To address the “retention” problem, pharma companies are paying employees exorbitant salaries. The problem with that system is that people do whatever they need to to “hold onto” their high-paying jobs and become employees who are content not to excel. This is NOT what pharma needs.
Last week I briefly chatted with someone in the industry evaluating another job offer. Currently, he’s a Marketing Director, but his salary stunned me. He’smaking $240K plus a bonus.
Salary.com says the median salary for a Marketing Director is $173K, and the top 90% make $216K. With bonus, the Marketing Director at pharma is making over $300,000. To me, that is obscene.
I’ve always felt you should pay your best people well, but you can pay people too much. Overcompensated people tend to do whatever they need to hold onto that paycheck, even if it means doing things that you feel are potentially wrong.
Overcompensation leads to several problems that small business owners should be aware of:
You discourage the correct type of turnover. If mediocre employees are overpaid, why would they leave? Yes, you can fire them, but that comes with its own set of problems.
Your employees may begin to feel entitled. If you have a great year and give everyone a great bonus, chances are they will be upset the following year when the bonuses are smaller, or more “normal”. Overpaid employees believe that they deserve “it” and that you owe it to them. They won’t know exactly why, but they often develop a sense of entitlement.
They will not work as hard as they usually would. People who are already rewarded don’t work as hard as those who will be rewarded if they produce better or more results. Overcompensation often leads to mediocre work effort and quality.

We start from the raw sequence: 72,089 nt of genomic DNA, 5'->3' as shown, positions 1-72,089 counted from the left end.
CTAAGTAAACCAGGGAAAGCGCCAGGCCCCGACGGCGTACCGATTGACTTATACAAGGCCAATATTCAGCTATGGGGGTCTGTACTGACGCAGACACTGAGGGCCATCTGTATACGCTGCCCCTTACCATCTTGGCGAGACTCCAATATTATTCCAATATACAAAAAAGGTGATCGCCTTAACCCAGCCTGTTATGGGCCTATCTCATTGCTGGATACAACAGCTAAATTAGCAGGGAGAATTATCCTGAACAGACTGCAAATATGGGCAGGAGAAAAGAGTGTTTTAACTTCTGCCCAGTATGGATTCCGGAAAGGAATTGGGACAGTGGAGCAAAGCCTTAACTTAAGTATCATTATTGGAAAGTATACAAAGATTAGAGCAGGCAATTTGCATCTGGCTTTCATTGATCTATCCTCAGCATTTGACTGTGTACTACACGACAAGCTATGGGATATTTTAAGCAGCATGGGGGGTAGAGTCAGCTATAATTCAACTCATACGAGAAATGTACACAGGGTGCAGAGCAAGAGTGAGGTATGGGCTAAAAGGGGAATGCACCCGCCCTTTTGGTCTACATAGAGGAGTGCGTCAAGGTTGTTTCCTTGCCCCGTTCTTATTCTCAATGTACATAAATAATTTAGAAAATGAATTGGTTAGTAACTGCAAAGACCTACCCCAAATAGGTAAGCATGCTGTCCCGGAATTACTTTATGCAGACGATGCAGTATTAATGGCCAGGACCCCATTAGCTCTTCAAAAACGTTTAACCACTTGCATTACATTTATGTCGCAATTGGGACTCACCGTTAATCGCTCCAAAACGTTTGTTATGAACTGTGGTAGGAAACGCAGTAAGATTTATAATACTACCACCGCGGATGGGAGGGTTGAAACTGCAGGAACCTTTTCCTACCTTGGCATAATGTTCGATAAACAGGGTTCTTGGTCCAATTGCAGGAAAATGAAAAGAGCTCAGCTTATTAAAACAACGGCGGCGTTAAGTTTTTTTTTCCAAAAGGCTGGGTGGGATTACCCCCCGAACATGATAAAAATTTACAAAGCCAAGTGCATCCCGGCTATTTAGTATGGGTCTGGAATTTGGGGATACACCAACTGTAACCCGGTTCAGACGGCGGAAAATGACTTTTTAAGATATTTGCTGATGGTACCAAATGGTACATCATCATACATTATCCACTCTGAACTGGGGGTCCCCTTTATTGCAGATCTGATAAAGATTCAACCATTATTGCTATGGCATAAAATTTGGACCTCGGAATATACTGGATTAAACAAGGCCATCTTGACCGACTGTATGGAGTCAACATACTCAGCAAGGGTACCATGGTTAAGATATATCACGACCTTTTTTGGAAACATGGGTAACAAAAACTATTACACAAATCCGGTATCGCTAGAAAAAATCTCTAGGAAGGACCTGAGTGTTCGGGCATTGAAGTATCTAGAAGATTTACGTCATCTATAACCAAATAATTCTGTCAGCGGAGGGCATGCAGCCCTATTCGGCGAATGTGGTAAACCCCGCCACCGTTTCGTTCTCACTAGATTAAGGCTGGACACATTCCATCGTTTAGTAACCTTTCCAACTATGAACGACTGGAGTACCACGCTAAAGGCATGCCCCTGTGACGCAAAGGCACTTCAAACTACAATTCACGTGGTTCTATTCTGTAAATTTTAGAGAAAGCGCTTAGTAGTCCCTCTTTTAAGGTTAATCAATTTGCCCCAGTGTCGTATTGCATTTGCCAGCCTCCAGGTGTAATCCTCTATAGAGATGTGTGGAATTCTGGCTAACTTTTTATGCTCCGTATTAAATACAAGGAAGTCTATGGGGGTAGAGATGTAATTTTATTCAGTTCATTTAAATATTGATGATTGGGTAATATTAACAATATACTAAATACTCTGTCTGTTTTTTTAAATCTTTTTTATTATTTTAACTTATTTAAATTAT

Like it or not, employees share their compensation packages, so they’ll know if one is getting more than the other. If you pay one employee X for doing a job, you’ll need to pay the other employee X for doing similar work. If the first employee is overcompensated, the second employee will need to be overcompensated too.
Often, overcompensated employees, not recognizing the precariousness of their situation, build a lifestyle that cannot be sustained by less than their current income. Even if they know that they can replace their income, most behave as though they can. People stretch to buy the most prominent house for which the bank will approve a loan. They buy new cars with debt and leverage themselves to the hilt. Spending on extras chews up cash, and savings are minimal. Often, it takes their current income to service their debt.
Overpaid employees become complacent. They won’t seek alternative opportunities for advancement within your company, and they won’t pursue more challenging work that would stretch and improve their skills. Simply put, they don’t have to.
This isn’t good for pharma. Nobody can argue that changes are coming in healthcare that is going to affect pharma companies in a big way. The industry needs people who are willing to stick their necks out to prepare for these changes, not people who are happy where they are because of big paychecks.
A lot of people within the industry see the future and are trying to implement change, but for every one of those people, ten are addicted to their high pay and do whatever is necessary to hold onto that paycheck. That is a significant threat to our industry.